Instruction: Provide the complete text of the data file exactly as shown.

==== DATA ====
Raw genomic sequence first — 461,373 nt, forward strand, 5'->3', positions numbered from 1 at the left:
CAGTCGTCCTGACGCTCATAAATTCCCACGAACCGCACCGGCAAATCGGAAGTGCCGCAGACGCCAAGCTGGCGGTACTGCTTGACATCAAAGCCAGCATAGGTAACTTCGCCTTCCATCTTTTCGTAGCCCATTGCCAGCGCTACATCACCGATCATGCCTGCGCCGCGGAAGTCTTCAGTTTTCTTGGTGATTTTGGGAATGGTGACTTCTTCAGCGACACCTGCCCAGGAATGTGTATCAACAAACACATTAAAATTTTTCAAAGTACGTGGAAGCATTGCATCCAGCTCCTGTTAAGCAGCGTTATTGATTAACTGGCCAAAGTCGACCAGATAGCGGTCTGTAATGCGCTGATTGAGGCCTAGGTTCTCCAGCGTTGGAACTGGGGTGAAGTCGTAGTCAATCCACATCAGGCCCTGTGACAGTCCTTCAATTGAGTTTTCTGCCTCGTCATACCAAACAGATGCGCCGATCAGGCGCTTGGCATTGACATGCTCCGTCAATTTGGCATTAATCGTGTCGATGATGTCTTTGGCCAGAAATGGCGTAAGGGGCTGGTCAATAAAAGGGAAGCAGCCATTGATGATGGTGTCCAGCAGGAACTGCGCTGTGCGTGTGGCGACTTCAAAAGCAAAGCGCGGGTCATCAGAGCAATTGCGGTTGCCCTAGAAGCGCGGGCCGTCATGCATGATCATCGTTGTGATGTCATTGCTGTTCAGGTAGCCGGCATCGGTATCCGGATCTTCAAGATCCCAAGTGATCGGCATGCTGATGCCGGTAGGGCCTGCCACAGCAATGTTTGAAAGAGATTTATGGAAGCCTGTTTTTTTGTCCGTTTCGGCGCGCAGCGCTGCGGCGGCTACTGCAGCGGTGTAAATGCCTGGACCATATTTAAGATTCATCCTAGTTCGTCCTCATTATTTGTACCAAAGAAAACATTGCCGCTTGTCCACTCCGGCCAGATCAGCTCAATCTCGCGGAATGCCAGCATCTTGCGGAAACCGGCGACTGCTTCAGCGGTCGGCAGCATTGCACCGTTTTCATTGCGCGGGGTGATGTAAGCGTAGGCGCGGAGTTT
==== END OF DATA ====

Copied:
Raw genomic sequence first — 461,373 nt, forward strand, 5'->3', positions numbered from 1 at the left:
CAGTCGTCCTGACGCTCATAAATTCCCACGAACCGCACCGGCAAATCGGAAGTGCCGCAGACGCCAAGCTGGCGGTACTGCTTGACATCAAAGCCAGCATAGGTAACTTCGCCTTCCATCTTTTCGTAGCCCATTGCCAGCGCTACATCACCGATCATGCCTGCGCCGCGGAAGTCTTCAGTTTTCTTGGTGATTTTGGGAATGGTGACTTCTTCAGCGACACCTGCCCAGGAATGTGTATCAACAAACACATTAAAATTTTTCAAAGTACGTGGAAGCATTGCATCCAGCTCCTGTTAAGCAGCGTTATTGATTAACTGGCCAAAGTCGACCAGATAGCGGTCTGTAATGCGCTGATTGAGGCCTAGGTTCTCCAGCGTTGGAACTGGGGTGAAGTCGTAGTCAATCCACATCAGGCCCTGTGACAGTCCTTCAATTGAGTTTTCTGCCTCGTCATACCAAACAGATGCGCCGATCAGGCGCTTGGCATTGACATGCTCCGTCAATTTGGCATTAATCGTGTCGATGATGTCTTTGGCCAGAAATGGCGTAAGGGGCTGGTCAATAAAAGGGAAGCAGCCATTGATGATGGTGTCCAGCAGGAACTGCGCTGTGCGTGTGGCGACTTCAAAAGCAAAGCGCGGGTCATCAGAGCAATTGCGGTTGCCCTAGAAGCGCGGGCCGTCATGCATGATCATCGTTGTGATGTCATTGCTGTTCAGGTAGCCGGCATCGGTATCCGGATCTTCAAGATCCCAAGTGATCGGCATGCTGATGCCGGTAGGGCCTGCCACAGCAATGTTTGAAAGAGATTTATGGAAGCCTGTTTTTTTGTCCGTTTCGGCGCGCAGCGCTGCGGCGGCTACTGCAGCGGTGTAAATGCCTGGACCATATTTAAGATTCATCCTAGTTCGTCCTCATTATTTGTACCAAAGAAAACATTGCCGCTTGTCCACTCCGGCCAGATCAGCTCAATCTCGCGGAATGCCAGCATCTTGCGGAAACCGGCGACTGCTTCAGCGGTCGGCAGCATTGCACCGTTTTCATTGCGCGGGGTGATGTAAGCGTAGGCGCGGAGTTT